A CONVERSATION BETWEEN KARL OTTO ELLEFSEN AND THOMAS MCQUILLAN
Oslo is a hybrid kind of place—poised in an unbalanced way between competing conceptual identities, caught in a perpetual search for a way to evolve. A capital city, it operates at a national level, providing a seat for government and a focus for the arts. But at the same time it remains comfortably small and intimate. It ranks 97th in size among European cities, and there are at least five hundred larger cities in the world. In many ways, conventional understandings of urban development are somehow out of scale for this small city.
But at about 500,000 inhabitants, its size belies the internal complexities that inform it. It is a city that despite its many plans has never been planned, that despite its monuments can not be called monumental, and despite its compact form exhibits no center. Oslo is a diffuse urban conglomeration, a city whose own image is constantly being deferred.
In investigating the options that are available to Oslo, it is perhaps the question of density that is the most central. Oslo is a highly unresolved urban form, technically advanced, but extremely loose in its configuration. With a density of about 1,140 inhabitants per square kilometer, it is more than twenty times less dense than Manhattan (at 24,200 / square kilometer) and more than ten times less dense than Tokyo (at 12,800 / square kilometer). In this way, it is a totally different kind of urban form, hosting an entirely different urban form of life.
It is sometimes called the 'blue/green city' in reference to its geographic position wedged between the mostly undeveloped expanse of water in the Oslo Fjord and an enormous national park. The Dutch architects MVRDV called it Pine City. But what are the real opportunities for this small city, and what sorts of challenges face it in a period of rapid growth? We spoke with Karl Otto Ellefsen, Dean of the Oslo School of Architecture and founder of its Institute for Urbanism.
TMQ: The city of Oslo is at a critical point in its urban history, in which a number of important areas are in the process of undergoing change. At the same time, there seems to be very little agreement about how the city should develop. You have recently distinguished between two models of urban development for Oslo: the compact and the scattered. Could you discuss these two models and what sort of implication they have?
KOE: Let me start by saying that both of these models are possible strategies for Oslo. The strategy for compactness, however, requires a much stricter and more focused regime of legislation and administration. This has been consistently successful in some European metropolitan areas, like in the Swedish towns, while in both Denmark and Germany—Berlin, for instance—we see this strictness disintegrating. Oslo, on the other hand, has always been characterized by spread development, so the adoption of a compact city strategy, in a move to create a more traditional centered structure in Oslo, works against the way the city has already grown. In this way, this model is less interesting and less descriptive of Oslo than the scattered.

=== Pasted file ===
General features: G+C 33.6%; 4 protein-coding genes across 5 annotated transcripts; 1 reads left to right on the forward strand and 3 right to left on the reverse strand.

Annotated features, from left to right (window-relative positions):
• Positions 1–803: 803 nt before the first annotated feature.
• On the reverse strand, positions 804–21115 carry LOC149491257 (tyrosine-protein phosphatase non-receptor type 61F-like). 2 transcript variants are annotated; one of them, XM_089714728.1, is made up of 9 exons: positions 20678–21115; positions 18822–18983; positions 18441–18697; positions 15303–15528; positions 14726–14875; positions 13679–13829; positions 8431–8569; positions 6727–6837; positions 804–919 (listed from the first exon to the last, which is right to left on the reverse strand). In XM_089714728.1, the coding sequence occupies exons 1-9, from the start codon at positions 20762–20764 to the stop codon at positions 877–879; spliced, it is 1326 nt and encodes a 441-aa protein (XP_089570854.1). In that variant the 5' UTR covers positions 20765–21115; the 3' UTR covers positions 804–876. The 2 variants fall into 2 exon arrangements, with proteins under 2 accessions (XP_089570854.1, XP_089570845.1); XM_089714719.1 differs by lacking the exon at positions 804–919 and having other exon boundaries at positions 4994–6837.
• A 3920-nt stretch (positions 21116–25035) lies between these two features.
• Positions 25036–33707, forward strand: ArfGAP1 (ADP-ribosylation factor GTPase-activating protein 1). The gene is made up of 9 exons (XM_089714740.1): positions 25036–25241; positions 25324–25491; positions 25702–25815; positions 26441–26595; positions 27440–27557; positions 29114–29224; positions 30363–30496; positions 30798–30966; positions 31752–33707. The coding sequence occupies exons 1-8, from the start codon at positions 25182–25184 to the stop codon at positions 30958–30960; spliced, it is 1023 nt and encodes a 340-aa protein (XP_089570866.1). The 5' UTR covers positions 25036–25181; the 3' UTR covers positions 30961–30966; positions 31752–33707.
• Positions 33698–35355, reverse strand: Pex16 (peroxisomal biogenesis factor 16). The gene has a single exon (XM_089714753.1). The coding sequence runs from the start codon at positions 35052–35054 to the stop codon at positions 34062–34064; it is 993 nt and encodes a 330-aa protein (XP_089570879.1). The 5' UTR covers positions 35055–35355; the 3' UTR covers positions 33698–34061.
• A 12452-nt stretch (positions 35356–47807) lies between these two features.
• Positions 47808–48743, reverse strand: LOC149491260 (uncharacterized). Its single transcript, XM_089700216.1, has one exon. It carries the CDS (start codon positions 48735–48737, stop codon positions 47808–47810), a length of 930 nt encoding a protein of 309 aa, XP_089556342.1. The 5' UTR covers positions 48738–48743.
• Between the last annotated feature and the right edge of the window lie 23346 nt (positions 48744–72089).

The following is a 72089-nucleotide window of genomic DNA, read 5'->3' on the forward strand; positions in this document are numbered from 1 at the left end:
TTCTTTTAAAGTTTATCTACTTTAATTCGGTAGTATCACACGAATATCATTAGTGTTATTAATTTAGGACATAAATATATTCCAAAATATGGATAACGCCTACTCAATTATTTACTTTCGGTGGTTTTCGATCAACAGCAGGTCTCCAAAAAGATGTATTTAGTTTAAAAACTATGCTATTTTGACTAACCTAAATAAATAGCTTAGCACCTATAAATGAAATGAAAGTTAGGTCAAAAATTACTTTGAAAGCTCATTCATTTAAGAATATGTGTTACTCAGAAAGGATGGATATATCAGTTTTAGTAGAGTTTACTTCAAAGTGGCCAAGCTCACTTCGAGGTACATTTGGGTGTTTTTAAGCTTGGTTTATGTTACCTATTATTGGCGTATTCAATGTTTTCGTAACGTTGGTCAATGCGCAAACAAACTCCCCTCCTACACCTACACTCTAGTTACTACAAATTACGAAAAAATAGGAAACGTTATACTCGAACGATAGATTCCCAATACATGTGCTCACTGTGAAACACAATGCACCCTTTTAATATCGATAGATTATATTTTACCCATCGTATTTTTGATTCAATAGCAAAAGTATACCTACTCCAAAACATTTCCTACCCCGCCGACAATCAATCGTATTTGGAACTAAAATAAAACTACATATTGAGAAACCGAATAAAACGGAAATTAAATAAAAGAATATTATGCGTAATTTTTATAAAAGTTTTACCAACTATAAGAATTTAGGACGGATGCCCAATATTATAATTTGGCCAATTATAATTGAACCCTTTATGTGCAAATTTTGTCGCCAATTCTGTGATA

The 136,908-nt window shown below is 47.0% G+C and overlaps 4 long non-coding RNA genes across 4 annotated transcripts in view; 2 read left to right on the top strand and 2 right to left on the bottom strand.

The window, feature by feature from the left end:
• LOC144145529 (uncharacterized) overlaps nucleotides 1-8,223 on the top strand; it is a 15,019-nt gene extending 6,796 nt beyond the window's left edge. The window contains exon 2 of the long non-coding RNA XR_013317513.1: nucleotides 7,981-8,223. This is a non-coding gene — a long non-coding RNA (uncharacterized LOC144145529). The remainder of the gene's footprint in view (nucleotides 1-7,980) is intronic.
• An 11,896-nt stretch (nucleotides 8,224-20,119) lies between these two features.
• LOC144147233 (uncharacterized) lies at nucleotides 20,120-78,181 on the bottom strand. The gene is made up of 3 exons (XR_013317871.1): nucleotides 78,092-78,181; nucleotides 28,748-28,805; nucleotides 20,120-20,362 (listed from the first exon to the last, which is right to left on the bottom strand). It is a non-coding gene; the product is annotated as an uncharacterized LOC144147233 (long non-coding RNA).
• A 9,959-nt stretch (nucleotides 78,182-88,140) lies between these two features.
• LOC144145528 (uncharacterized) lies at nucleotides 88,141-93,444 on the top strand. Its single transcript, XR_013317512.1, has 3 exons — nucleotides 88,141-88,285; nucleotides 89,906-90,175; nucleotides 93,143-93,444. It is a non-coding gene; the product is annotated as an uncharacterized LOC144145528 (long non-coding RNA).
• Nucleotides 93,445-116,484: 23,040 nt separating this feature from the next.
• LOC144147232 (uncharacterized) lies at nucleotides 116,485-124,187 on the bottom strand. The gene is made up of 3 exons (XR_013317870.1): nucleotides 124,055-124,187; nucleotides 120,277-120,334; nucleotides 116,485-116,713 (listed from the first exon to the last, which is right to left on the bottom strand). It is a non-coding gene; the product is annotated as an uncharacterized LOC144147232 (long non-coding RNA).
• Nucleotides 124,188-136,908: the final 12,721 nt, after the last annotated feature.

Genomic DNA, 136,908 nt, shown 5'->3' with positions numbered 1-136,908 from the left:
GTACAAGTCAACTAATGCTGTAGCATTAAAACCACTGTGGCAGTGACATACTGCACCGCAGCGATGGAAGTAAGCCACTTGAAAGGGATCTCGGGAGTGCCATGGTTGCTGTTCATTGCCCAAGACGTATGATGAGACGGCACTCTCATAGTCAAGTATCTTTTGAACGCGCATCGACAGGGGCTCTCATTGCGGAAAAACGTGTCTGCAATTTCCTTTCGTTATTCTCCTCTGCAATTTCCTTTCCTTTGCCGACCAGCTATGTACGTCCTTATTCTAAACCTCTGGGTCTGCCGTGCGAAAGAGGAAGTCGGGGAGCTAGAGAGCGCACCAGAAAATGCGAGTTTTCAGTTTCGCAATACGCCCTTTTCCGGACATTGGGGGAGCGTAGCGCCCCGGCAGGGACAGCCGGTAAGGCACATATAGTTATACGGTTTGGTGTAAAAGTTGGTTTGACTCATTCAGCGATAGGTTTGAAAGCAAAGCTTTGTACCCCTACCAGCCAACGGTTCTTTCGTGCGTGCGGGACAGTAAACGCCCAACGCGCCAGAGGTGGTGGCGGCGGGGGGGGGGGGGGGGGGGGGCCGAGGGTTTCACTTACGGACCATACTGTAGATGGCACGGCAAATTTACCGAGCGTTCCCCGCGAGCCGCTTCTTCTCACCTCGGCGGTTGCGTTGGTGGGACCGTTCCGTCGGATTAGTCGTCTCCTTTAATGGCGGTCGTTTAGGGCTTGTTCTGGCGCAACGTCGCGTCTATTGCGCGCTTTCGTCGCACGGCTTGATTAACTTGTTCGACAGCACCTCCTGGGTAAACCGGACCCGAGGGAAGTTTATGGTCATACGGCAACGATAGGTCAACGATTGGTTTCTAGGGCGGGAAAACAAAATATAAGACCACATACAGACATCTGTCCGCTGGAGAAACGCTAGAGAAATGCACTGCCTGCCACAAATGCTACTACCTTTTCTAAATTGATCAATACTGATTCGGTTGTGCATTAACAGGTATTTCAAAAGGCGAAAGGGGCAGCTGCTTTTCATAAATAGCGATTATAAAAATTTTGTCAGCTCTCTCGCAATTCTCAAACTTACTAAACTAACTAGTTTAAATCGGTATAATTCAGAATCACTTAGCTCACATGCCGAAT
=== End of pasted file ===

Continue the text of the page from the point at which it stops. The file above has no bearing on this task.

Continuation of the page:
TMQ: At the same time, it would seem that the kind of distributed urban network that characterizes Tokyo or Atlanta is largely missing from Oslo. Is the notion of dispersed growth really beneficial here?
KOE: Yes, it is true that these American and Japanese examples are not applicable to Oslo‹ the scale is just too different. But the Northern Italian situation does apply, with its concept of the citta diffusa. Take the situation in the Po valley, in the villages around Milan, and the way that they develop. Somebody who has grown up in one of these villages builds himself a garage, then a workshop, and maybe later a storage building, developing a business, hiring employees. A liberal attitude to building in these areas leads to the growth of a little node in a larger network. The situation in Oslo is comparable—people feel they have the right to build wherever they want—and this pattern of nodes grows up. This is strengthened by decentralized planning regulations. Norway and Italy resemble each other in this regard, perhaps more than any other European situation, in being this extreme. A citta diffusa situation is what exists in Oslo today, and this will probably continue. It has its positive and negative aspects, but it describes the situation today in Oslo very well.